Research Handbook on Work and Well-Being
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Research Handbook on Work and Well-Being

Edited by Ronald J. Burke and Kathryn M. Page

Almost every person works at some point in their lives. The Research Handbook on Work and Well-Being examines the association of particular work experiences with employee and organizational health and performance.
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Chapter 7: Precarious employment: what it means for workers and their families

Wayne Lewchuk and Michelynn Laflèche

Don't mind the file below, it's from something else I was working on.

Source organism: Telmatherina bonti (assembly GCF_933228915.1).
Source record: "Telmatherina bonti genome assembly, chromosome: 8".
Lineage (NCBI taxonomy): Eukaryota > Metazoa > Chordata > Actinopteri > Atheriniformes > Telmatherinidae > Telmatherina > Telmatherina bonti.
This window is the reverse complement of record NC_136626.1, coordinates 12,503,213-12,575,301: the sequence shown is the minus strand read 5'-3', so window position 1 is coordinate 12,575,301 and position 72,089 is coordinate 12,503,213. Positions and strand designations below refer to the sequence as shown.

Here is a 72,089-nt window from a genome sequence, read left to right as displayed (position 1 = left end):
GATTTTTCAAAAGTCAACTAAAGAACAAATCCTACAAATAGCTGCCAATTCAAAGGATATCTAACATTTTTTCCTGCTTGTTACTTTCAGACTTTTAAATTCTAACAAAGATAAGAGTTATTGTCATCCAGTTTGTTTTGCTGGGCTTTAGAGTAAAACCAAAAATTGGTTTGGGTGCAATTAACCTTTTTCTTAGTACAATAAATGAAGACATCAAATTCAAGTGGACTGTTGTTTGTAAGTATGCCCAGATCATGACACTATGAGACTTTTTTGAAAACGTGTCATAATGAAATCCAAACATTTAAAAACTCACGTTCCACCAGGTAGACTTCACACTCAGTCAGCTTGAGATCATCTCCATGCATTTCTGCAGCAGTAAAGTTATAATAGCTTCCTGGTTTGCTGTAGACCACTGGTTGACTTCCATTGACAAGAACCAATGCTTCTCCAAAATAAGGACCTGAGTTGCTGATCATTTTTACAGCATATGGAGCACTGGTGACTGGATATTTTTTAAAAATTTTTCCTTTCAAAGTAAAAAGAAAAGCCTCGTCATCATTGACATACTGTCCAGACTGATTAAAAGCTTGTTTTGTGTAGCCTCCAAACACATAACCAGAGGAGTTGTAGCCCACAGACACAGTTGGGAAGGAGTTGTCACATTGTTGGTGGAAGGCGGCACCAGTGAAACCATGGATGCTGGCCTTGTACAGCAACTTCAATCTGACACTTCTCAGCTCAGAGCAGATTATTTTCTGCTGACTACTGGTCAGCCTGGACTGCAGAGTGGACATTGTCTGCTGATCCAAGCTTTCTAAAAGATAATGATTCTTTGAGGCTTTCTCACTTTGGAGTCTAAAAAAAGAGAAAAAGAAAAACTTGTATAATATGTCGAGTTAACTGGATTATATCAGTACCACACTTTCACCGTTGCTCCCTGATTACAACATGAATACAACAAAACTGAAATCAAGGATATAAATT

Abstract

There is overwhelming evidence that less secure forms of employment are replacing the standard employment relationship. It is essential that we understand the occupational health effects and social implications of precarious employment. Drawing on data collected by the Poverty and Employment Precarity in Southern Ontario (PEPSO) research group, this chapter argues the effects of precarious employment are broader than low wages and irregular employment. Workers face increased health risks and households face increased anxiety.

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